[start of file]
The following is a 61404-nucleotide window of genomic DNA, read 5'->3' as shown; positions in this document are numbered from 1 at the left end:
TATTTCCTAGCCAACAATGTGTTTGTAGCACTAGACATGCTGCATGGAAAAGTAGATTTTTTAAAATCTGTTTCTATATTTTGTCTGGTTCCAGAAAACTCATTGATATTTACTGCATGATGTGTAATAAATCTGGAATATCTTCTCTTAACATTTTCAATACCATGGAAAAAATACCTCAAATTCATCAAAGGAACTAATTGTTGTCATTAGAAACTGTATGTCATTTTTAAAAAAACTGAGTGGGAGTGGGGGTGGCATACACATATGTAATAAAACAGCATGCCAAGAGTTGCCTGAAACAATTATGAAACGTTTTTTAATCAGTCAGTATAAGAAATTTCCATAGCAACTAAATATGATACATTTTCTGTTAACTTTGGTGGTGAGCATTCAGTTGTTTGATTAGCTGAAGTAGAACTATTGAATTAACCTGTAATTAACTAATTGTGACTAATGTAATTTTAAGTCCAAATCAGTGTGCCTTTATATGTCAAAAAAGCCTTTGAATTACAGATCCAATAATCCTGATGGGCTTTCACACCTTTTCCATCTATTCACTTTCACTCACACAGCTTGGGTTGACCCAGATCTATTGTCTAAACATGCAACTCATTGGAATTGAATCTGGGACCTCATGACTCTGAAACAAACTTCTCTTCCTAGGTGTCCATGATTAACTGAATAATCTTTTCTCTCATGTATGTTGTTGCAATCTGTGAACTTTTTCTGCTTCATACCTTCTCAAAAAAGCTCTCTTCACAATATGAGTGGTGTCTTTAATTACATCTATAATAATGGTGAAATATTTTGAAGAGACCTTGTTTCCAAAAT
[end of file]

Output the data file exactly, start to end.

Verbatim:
The following is a 61404-nucleotide window of genomic DNA, read 5'->3' as shown; positions in this document are numbered from 1 at the left end:
TATTTCCTAGCCAACAATGTGTTTGTAGCACTAGACATGCTGCATGGAAAAGTAGATTTTTTAAAATCTGTTTCTATATTTTGTCTGGTTCCAGAAAACTCATTGATATTTACTGCATGATGTGTAATAAATCTGGAATATCTTCTCTTAACATTTTCAATACCATGGAAAAAATACCTCAAATTCATCAAAGGAACTAATTGTTGTCATTAGAAACTGTATGTCATTTTTAAAAAAACTGAGTGGGAGTGGGGGTGGCATACACATATGTAATAAAACAGCATGCCAAGAGTTGCCTGAAACAATTATGAAACGTTTTTTAATCAGTCAGTATAAGAAATTTCCATAGCAACTAAATATGATACATTTTCTGTTAACTTTGGTGGTGAGCATTCAGTTGTTTGATTAGCTGAAGTAGAACTATTGAATTAACCTGTAATTAACTAATTGTGACTAATGTAATTTTAAGTCCAAATCAGTGTGCCTTTATATGTCAAAAAAGCCTTTGAATTACAGATCCAATAATCCTGATGGGCTTTCACACCTTTTCCATCTATTCACTTTCACTCACACAGCTTGGGTTGACCCAGATCTATTGTCTAAACATGCAACTCATTGGAATTGAATCTGGGACCTCATGACTCTGAAACAAACTTCTCTTCCTAGGTGTCCATGATTAACTGAATAATCTTTTCTCTCATGTATGTTGTTGCAATCTGTGAACTTTTTCTGCTTCATACCTTCTCAAAAAAGCTCTCTTCACAATATGAGTGGTGTCTTTAATTACATCTATAATAATGGTGAAATATTTTGAAGAGACCTTGTTTCCAAAAT